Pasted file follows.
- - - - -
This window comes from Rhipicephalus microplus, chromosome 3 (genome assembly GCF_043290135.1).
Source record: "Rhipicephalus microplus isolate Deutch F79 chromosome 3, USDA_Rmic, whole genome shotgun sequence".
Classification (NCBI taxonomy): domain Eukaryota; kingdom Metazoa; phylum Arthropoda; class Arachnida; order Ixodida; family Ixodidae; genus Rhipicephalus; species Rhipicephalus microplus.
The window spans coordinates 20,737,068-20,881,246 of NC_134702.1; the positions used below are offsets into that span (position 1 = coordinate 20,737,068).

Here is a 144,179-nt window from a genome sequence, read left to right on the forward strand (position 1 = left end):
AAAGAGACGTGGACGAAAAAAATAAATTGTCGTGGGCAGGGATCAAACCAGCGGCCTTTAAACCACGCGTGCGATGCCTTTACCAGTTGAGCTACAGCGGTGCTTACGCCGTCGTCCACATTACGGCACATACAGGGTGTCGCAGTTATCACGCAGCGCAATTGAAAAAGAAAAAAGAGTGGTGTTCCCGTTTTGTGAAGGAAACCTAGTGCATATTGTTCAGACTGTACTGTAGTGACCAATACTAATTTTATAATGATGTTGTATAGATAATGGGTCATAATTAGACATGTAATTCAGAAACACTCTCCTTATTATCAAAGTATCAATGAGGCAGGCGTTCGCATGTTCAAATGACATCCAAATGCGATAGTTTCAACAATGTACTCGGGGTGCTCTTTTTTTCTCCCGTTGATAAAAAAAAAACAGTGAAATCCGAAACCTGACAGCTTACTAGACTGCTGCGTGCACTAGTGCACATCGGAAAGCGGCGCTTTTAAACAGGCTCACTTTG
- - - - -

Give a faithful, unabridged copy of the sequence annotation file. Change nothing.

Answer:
This window comes from Rhipicephalus microplus, chromosome 3 (genome assembly GCF_043290135.1).
Source record: "Rhipicephalus microplus isolate Deutch F79 chromosome 3, USDA_Rmic, whole genome shotgun sequence".
Classification (NCBI taxonomy): domain Eukaryota; kingdom Metazoa; phylum Arthropoda; class Arachnida; order Ixodida; family Ixodidae; genus Rhipicephalus; species Rhipicephalus microplus.
The window spans coordinates 20,737,068-20,881,246 of NC_134702.1; the positions used below are offsets into that span (position 1 = coordinate 20,737,068).

Here is a 144,179-nt window from a genome sequence, read left to right on the forward strand (position 1 = left end):
AAAGAGACGTGGACGAAAAAAATAAATTGTCGTGGGCAGGGATCAAACCAGCGGCCTTTAAACCACGCGTGCGATGCCTTTACCAGTTGAGCTACAGCGGTGCTTACGCCGTCGTCCACATTACGGCACATACAGGGTGTCGCAGTTATCACGCAGCGCAATTGAAAAAGAAAAAAGAGTGGTGTTCCCGTTTTGTGAAGGAAACCTAGTGCATATTGTTCAGACTGTACTGTAGTGACCAATACTAATTTTATAATGATGTTGTATAGATAATGGGTCATAATTAGACATGTAATTCAGAAACACTCTCCTTATTATCAAAGTATCAATGAGGCAGGCGTTCGCATGTTCAAATGACATCCAAATGCGATAGTTTCAACAATGTACTCGGGGTGCTCTTTTTTTCTCCCGTTGATAAAAAAAAAACAGTGAAATCCGAAACCTGACAGCTTACTAGACTGCTGCGTGCACTAGTGCACATCGGAAAGCGGCGCTTTTAAACAGGCTCACTTTG